Are you concerned, Gov. Jindal, about this week’s NCAA release of the Academic Progress Rate report for the nation’s collegiate athletic programs?
You should be. They’re an indictment of your administration’s support of Louisiana higher education.
The NCAA sent out its APR reports Tuesday, covering all of its Division I member schools, and eight schools were hit with postseason play bans in different sports because of those reports that measure eligibility and graduation rates.
Five of those schools won’t be in the NCAA basketball tournament even if they go unbeaten this year, and the other three won’t be part of the FCS (formerly I-AA) national championship even if they run the table this fall.
No big deal, huh, gov? It’s only eight out of around 250 D-I schools.
But half of the nation’s great unwashed, in the world of athletic academic performance, make their home in your state — and that’s an embarrassment to all of us.
APRs are calculated annually by the NCAA and are a two-part rating, based on the numbers of athletes that maintain pace toward a degree and remain academically eligible, as well as remain in a program. The most significant of those rates is based on a four-year average, with the just-released scores based on data from the 2006-07 season through the 2009-10 athletic year.
The not-elite eight include a double-barrel assault on Southern’s Jaguars, who were hit with a one-year ban from the postseason in men’s basketball and are also barred from football postseason play this fall. Louisiana-Monroe and Grambling are both banned from the NCAA basketball championship with their APR struggles. ULM’s score in men’s basketball for 2009-10 was 712 out of a possible 1,000 — way below the 925 benchmark for schools to avoid penalties.
ULM has already been booted from the Sun Belt Conference’s own basketball tournament next March. It is unclear yet whether Southern and Grambling will be allowed to play in the SWAC’s basketball tournament, but if they did and one of them won that event, imagine the embarrassment for the league if their tournament champion couldn’t advance to the “big dance.”
Also unclear is Southern’s eligibility for the SWAC football championship game, but that could be a moot point since the SWAC schools don’t participate in the NCAA’s FCS championship bracket anyway.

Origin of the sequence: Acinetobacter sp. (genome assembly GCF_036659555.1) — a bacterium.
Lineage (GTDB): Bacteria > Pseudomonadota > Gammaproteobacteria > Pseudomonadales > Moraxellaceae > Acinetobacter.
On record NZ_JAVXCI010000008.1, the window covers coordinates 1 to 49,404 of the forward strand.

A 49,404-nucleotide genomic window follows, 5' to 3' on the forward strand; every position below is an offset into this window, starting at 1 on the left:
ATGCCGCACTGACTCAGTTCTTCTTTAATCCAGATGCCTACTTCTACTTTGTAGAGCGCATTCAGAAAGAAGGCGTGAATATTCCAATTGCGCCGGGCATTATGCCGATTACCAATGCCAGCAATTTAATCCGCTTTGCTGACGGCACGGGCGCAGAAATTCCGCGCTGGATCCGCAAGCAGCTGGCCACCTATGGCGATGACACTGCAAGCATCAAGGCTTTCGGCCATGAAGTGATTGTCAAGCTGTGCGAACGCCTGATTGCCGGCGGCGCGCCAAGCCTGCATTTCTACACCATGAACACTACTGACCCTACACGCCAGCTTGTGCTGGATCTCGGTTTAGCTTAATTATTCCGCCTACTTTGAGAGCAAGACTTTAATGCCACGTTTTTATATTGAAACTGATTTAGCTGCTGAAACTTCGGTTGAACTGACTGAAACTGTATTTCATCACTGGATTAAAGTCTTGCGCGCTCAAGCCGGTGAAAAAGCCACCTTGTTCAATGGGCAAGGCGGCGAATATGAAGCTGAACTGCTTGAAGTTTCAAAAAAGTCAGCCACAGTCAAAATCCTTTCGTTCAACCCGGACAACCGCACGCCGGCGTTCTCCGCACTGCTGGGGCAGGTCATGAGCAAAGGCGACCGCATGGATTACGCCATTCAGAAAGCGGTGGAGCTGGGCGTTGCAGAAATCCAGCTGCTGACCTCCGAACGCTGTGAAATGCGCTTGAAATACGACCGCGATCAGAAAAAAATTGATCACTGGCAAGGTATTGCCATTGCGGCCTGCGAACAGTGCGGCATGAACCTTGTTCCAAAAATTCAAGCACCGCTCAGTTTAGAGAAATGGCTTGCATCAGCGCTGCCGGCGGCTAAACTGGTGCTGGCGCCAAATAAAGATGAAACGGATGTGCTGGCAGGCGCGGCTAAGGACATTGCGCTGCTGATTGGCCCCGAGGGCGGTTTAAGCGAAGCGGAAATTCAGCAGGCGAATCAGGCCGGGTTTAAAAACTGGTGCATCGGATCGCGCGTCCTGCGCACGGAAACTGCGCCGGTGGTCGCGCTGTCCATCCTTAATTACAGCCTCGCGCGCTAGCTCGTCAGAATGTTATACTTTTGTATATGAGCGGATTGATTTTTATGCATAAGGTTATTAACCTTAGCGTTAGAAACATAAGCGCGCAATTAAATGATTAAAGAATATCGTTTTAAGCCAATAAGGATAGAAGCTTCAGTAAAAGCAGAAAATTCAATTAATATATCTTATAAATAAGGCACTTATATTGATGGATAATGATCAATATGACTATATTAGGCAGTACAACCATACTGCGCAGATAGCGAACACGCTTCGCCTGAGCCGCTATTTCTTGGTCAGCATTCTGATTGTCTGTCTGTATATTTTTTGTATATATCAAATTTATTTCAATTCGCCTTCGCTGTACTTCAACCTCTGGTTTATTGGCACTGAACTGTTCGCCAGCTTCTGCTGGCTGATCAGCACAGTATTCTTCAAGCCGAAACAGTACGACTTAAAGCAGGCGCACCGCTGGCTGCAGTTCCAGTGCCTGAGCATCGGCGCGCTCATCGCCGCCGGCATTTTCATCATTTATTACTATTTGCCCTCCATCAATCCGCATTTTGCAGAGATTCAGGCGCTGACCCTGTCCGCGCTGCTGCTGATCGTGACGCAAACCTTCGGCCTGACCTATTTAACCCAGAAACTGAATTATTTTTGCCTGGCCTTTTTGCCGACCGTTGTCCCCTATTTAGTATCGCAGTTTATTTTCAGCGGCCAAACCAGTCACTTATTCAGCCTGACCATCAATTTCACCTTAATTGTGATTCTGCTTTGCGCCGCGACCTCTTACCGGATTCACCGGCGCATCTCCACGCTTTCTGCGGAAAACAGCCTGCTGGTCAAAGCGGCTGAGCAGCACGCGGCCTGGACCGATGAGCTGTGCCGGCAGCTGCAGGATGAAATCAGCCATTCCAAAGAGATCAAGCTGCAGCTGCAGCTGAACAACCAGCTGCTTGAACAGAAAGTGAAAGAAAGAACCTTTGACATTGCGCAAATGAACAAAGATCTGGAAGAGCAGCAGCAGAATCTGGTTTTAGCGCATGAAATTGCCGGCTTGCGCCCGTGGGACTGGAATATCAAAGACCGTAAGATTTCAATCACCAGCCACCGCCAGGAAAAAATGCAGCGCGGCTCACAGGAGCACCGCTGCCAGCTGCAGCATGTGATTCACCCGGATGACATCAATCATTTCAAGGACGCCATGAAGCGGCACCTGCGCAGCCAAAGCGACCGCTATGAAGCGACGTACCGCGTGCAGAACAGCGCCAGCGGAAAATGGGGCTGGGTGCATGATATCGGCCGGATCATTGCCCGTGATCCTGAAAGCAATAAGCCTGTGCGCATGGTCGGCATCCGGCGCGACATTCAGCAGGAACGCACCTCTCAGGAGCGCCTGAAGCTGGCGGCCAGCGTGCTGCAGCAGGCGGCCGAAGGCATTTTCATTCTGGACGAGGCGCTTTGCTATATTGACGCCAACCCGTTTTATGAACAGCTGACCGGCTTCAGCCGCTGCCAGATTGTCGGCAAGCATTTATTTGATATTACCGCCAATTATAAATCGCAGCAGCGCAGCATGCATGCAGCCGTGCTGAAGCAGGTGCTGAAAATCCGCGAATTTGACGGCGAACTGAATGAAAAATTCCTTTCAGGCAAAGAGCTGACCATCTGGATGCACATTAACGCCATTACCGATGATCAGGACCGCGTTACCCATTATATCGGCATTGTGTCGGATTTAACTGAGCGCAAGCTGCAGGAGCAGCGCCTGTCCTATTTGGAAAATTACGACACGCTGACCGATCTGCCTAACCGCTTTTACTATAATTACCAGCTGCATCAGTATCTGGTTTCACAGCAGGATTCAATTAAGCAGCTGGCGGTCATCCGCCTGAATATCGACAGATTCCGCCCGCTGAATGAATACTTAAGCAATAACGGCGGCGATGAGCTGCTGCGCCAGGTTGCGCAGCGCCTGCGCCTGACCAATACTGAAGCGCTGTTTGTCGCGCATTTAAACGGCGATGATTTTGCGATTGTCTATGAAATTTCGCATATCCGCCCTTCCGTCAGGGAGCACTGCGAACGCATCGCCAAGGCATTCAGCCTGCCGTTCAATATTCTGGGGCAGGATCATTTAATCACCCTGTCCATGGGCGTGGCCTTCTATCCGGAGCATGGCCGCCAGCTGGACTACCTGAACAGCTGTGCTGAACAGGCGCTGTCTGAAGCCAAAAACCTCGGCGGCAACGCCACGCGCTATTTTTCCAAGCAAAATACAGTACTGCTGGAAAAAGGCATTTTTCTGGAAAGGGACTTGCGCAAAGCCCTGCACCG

The nation’s other teams hit with postseason bans were basketball teams at Cal State-Northridge and Chicago State and the football squad at Idaho State.
None of the eight can be considered national athletic powers, and their penalties are as much a statement about resources as they are about poor academic performance. ULM has by far the lowest budget of the state’s FBS (formerly Division I-A) schools, and Southern and
Grambling are at the bottom in funding among the state’s FCS schools.
And who controls that funding? Why, it’s our elected officials. It’s no secret that higher education in Louisiana is a poor stepchild when compared to the financial support given to schools in most other states.
Critics may argue that athletic funding is part of the problem and is a needless expense in tight budget times. But the reality is that athletic funding totals less than 3 percent of the monies funneled into state colleges and universities, and athletics is the conduit for more income and alumni support than just about any other area of any school. Factoring in economic impact in their communities, the state’s combined athletic programs more than pay for themselves.
Instead of pointing at that 3 percent, the questions that need to be answered: Are the other 97 percent of our schools’ departments struggling just as much as compared to their peers elsewhere? And does the lack of a finite measuring stick, such as the one provided by the APR to gauge athletic academic performance, mean that our schools are way behind in so many other areas besides athletics?
The answer to both questions, unfortunately, is yes.
University presidents and administrators, even those who are hamstrung by dwindling resources in Louisiana, almost universally call their athletic programs their “front porch,” their “windows” — the most visible parts of their schools.
Governor, those windows at ULM, Grambling and Southern look pretty dirty right now, and someone’s got to do something about it pretty darn quick before the lack of state support sends others into the abyss.
[Veteran sports writer Dan McDonald, who worked as a sports information director on the Division I level for 23 years — the last 19 at UL Lafayette from 1980-99 — will be inducted into the College Sports Information Directors Hall of Fame in late June at College Sports Information Directors of America’s national convention in Marco Island, Fla. McDonald is vice president of McD Media Inc., a marketing and public relations firm founded by his wife, Mary Beth, and is a regular contributor to The Independent.]